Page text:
Social X-Ray Glasses: Helping People to Perceive Emotions Better

Rana el Kaliouby and Rosalind Picard of the University of Cambridge and MIT wanted to help autistic people, who find it particularly hard to pick up on other people’s emotions.

These “social X-ray glasses,” as they have been dubbed, are designed to help people with Autism Spectrum Disorders (ASDs) to better understand the emotions and feelings of others. One of the primary reasons behind the isolation of these individuals; they cannot understand the emotions of others and as a result of this tend to remain introverted in social environments.

Children diagnosed with Autism Spectrum Disorders often have difficulties operating in the highly complex social environment in which we live and are, for the most part, unable to read or understand other people’s emotions, furthering their disengagement with others.

People with ASD struggle to accurately perceive other’s emotions, these glasses have been designed to offer assistance to users by use of a rice grain sized camera. The camera has a data bank of 24 known facial expressions that together convey confusion, agreement and concentration.

These expressions are then analysed by software, compared against the database and relayed to users using an attached microphone and LED traffic light system. A green light, visible only to the wearer, portrays their conversation partner is reacting positively to them, amber indicates a neutral reaction and a flashing red light indicates a negative reaction and warns the speaker to change the subject.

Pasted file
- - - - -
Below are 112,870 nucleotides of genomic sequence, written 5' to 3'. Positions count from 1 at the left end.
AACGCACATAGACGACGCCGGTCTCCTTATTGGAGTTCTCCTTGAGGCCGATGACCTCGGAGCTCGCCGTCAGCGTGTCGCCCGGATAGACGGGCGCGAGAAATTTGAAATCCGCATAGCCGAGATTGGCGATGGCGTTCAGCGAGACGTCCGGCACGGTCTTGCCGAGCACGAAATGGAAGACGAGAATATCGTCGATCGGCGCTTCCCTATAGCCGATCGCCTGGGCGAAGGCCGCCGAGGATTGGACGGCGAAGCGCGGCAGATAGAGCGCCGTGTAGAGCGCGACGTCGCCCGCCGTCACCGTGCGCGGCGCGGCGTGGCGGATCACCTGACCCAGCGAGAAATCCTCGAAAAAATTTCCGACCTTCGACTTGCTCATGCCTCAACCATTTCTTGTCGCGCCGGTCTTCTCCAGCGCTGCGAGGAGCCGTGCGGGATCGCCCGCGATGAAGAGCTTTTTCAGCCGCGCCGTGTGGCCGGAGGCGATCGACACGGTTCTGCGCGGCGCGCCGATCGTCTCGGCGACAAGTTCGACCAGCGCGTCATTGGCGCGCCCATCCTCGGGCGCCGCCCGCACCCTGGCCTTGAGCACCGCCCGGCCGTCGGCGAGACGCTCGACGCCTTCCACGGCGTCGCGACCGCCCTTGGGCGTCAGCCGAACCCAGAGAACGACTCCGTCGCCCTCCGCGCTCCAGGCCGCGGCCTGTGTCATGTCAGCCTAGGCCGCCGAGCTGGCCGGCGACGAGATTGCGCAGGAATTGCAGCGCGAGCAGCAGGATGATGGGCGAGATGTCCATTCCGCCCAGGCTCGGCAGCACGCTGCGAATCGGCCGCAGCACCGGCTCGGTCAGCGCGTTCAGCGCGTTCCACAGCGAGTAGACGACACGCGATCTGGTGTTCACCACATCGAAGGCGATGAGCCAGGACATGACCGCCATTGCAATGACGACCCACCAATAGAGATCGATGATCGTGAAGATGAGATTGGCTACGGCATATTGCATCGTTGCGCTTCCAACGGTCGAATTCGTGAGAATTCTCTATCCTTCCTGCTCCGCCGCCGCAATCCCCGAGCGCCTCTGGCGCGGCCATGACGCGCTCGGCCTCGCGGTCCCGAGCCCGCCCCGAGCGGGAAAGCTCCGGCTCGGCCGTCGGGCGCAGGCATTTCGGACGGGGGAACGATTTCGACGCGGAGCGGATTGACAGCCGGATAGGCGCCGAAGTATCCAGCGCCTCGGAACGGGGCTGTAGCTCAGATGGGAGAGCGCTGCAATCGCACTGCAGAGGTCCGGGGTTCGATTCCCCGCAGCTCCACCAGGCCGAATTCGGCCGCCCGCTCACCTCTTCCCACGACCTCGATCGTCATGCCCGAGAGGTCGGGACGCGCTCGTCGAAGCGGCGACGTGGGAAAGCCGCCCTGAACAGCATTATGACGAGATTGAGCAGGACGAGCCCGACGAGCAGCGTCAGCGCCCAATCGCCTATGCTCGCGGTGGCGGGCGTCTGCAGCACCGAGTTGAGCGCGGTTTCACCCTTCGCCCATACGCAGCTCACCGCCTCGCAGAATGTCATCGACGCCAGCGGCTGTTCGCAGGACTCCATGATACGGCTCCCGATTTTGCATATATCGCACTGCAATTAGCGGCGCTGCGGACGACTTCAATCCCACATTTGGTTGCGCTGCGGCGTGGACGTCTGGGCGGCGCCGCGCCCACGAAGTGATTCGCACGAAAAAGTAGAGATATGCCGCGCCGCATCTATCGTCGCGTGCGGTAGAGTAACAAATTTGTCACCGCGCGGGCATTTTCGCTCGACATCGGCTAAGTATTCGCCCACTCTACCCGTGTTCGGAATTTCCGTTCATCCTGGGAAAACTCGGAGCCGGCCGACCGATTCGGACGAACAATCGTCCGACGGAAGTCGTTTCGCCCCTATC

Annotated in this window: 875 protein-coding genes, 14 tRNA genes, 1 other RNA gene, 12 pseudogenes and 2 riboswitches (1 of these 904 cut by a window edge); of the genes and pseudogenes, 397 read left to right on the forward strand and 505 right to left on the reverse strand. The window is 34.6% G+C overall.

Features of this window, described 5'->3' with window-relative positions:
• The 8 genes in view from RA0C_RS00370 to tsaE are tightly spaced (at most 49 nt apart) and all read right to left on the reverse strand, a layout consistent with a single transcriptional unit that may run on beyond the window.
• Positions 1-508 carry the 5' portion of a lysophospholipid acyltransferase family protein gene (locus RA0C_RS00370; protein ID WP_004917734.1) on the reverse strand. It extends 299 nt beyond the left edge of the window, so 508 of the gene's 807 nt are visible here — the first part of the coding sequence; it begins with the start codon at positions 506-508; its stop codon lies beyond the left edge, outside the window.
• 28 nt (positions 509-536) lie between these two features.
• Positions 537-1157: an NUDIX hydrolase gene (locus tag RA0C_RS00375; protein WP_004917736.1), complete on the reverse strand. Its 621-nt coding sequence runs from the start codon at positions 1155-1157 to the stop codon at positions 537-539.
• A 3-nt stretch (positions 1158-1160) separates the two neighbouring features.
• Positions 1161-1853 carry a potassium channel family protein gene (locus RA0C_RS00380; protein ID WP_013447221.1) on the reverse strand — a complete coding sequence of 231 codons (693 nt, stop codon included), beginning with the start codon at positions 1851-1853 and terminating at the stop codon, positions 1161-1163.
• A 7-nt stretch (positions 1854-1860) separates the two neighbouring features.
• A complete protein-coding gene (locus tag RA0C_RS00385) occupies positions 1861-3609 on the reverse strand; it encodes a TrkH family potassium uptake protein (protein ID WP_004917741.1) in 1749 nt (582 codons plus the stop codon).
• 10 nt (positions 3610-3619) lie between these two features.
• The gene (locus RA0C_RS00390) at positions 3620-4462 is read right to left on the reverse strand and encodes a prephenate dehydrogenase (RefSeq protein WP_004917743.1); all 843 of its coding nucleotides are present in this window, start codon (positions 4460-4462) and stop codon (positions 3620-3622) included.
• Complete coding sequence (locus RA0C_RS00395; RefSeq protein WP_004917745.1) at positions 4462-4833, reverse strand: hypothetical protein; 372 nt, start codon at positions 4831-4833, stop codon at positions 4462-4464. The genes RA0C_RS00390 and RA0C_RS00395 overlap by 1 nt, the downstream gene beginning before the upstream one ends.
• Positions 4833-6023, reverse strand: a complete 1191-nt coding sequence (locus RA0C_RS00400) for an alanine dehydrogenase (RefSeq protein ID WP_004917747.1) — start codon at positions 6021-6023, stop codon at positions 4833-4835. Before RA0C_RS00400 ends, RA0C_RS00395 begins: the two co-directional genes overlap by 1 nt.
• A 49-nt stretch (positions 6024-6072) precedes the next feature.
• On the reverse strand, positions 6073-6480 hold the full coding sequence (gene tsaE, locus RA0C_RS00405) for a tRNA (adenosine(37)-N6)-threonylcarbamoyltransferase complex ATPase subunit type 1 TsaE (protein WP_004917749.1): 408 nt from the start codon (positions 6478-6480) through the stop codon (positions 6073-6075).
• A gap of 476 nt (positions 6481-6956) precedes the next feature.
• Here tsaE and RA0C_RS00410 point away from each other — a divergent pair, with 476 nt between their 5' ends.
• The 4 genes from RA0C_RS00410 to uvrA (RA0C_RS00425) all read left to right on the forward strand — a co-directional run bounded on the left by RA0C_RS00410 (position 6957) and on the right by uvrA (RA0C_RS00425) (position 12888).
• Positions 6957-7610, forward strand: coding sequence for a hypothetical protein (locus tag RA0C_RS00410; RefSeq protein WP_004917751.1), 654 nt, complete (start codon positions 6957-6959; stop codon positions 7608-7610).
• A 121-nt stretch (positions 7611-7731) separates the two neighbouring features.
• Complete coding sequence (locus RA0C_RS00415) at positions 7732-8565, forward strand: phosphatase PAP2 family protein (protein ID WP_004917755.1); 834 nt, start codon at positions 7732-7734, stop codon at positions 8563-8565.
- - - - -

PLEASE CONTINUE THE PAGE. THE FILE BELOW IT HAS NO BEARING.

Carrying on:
In test subjects wearers retained some ability to read emotions accurately after they removed the glasses, if this is true the glasses could be used as a therapeutic device. However, with the glasses subjects’ accuracy in perceiving facial expressions was around 64%, whereas without the glasses subjects’ accuracy was 54%.

This margin of accuracy means that while the glasses can be useful, it is important to be mindful of their limits to avoid becoming reliant on them. It is hoped that with further testing and improvement these glasses could be a great help to people with Autism Spectrum Disorders.

Another limitation is that while the glasses could increase emotional intelligence throughout the generations through continuous use, this doesn’t mean that it will increase empathy; while people may be more aware, they still may not care.

For users other than those with ASDs, they could help more loquacious individuals decipher the difference between dialogue and monologue and enhance their conversational and social skills.

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